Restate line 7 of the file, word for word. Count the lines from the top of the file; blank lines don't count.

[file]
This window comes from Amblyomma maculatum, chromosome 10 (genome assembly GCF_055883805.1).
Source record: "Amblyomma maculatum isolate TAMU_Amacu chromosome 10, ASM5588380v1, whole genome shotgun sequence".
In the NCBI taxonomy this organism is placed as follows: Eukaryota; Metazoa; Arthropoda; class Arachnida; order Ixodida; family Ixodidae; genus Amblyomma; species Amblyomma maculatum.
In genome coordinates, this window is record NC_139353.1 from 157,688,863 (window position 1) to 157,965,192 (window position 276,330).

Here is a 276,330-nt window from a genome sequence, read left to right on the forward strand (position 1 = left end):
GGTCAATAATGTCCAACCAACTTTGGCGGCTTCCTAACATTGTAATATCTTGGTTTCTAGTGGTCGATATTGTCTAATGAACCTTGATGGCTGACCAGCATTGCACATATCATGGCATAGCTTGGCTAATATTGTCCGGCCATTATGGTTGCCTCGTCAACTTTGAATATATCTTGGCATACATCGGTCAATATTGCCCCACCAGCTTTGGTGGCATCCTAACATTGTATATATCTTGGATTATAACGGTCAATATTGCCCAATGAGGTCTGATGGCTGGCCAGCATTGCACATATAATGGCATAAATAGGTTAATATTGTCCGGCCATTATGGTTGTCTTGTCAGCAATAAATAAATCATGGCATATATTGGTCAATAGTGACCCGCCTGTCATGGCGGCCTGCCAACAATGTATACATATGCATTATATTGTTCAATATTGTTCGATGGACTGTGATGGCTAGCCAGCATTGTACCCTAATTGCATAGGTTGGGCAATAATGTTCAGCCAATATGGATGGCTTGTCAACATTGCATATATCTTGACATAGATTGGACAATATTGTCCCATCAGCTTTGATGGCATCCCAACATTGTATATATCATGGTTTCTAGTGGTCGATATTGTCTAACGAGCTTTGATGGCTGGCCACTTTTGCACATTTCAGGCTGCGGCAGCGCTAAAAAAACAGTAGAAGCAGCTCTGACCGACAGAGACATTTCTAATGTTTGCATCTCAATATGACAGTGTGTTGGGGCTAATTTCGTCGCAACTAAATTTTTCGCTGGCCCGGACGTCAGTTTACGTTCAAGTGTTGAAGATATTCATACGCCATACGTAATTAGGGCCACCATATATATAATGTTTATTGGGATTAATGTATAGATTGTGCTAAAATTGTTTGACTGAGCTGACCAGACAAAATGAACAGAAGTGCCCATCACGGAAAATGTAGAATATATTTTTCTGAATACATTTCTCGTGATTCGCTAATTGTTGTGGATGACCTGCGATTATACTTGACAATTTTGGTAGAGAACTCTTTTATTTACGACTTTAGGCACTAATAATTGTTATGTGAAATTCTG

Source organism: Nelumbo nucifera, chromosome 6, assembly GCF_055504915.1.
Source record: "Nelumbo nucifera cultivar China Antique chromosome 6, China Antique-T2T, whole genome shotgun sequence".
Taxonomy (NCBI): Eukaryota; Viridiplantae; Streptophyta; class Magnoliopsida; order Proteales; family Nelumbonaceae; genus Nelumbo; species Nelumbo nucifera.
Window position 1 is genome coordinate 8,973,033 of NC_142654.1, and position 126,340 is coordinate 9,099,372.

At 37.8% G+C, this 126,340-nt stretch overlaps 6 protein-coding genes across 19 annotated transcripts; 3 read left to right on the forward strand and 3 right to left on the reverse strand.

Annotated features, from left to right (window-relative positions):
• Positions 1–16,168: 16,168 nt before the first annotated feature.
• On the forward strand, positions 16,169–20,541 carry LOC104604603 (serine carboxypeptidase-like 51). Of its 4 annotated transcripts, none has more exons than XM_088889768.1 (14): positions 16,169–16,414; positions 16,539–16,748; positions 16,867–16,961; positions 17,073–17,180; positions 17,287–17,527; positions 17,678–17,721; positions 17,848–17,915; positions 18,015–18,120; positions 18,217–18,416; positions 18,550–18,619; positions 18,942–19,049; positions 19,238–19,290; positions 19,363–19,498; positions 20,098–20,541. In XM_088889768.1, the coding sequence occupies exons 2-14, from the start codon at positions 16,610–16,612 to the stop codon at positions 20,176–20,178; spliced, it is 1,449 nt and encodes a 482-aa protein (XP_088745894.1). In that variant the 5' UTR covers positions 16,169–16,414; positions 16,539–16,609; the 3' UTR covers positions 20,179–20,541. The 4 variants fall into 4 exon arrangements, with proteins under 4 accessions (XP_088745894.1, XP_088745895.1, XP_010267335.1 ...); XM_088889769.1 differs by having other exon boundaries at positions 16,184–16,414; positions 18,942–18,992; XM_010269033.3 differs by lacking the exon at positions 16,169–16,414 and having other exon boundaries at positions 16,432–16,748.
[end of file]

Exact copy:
Source organism: Nelumbo nucifera, chromosome 6, assembly GCF_055504915.1.